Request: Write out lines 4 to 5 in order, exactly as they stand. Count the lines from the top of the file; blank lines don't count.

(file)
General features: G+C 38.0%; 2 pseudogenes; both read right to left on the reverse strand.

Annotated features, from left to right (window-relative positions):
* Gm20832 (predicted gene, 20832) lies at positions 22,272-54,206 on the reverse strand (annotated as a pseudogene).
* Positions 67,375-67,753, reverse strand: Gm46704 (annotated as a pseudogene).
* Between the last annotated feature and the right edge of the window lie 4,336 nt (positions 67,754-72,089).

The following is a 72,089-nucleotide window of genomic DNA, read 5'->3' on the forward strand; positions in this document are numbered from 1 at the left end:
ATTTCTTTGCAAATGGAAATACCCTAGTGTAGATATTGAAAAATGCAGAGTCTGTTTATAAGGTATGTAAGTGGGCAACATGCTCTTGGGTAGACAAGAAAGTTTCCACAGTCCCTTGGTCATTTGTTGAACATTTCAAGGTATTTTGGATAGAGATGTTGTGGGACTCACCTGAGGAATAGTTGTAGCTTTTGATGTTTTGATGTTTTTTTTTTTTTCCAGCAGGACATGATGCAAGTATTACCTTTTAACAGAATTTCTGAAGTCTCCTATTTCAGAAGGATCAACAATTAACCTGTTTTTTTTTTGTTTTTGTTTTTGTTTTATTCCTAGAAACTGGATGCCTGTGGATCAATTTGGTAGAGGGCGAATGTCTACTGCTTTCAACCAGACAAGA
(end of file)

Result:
* Positions 67,375-67,753, reverse strand: Gm46704 (annotated as a pseudogene).
* Between the last annotated feature and the right edge of the window lie 4,336 nt (positions 67,754-72,089).